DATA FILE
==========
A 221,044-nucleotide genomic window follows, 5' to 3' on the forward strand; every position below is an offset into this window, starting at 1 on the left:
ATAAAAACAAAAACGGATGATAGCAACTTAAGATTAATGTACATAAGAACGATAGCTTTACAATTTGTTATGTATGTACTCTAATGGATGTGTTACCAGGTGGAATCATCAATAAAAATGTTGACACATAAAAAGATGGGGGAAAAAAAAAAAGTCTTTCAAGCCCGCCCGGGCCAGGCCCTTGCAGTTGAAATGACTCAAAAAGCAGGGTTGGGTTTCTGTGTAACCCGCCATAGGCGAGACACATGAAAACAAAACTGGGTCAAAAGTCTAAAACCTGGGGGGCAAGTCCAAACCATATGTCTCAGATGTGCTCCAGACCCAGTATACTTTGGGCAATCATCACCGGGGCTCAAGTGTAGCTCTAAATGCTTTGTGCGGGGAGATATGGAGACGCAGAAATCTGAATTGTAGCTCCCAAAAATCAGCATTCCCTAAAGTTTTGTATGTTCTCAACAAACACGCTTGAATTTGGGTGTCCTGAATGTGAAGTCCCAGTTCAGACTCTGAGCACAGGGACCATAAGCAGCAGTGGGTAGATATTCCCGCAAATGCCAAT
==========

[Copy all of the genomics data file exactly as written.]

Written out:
A 221,044-nucleotide genomic window follows, 5' to 3' on the forward strand; every position below is an offset into this window, starting at 1 on the left:
ATAAAAACAAAAACGGATGATAGCAACTTAAGATTAATGTACATAAGAACGATAGCTTTACAATTTGTTATGTATGTACTCTAATGGATGTGTTACCAGGTGGAATCATCAATAAAAATGTTGACACATAAAAAGATGGGGGAAAAAAAAAAAGTCTTTCAAGCCCGCCCGGGCCAGGCCCTTGCAGTTGAAATGACTCAAAAAGCAGGGTTGGGTTTCTGTGTAACCCGCCATAGGCGAGACACATGAAAACAAAACTGGGTCAAAAGTCTAAAACCTGGGGGGCAAGTCCAAACCATATGTCTCAGATGTGCTCCAGACCCAGTATACTTTGGGCAATCATCACCGGGGCTCAAGTGTAGCTCTAAATGCTTTGTGCGGGGAGATATGGAGACGCAGAAATCTGAATTGTAGCTCCCAAAAATCAGCATTCCCTAAAGTTTTGTATGTTCTCAACAAACACGCTTGAATTTGGGTGTCCTGAATGTGAAGTCCCAGTTCAGACTCTGAGCACAGGGACCATAAGCAGCAGTGGGTAGATATTCCCGCAAATGCCAAT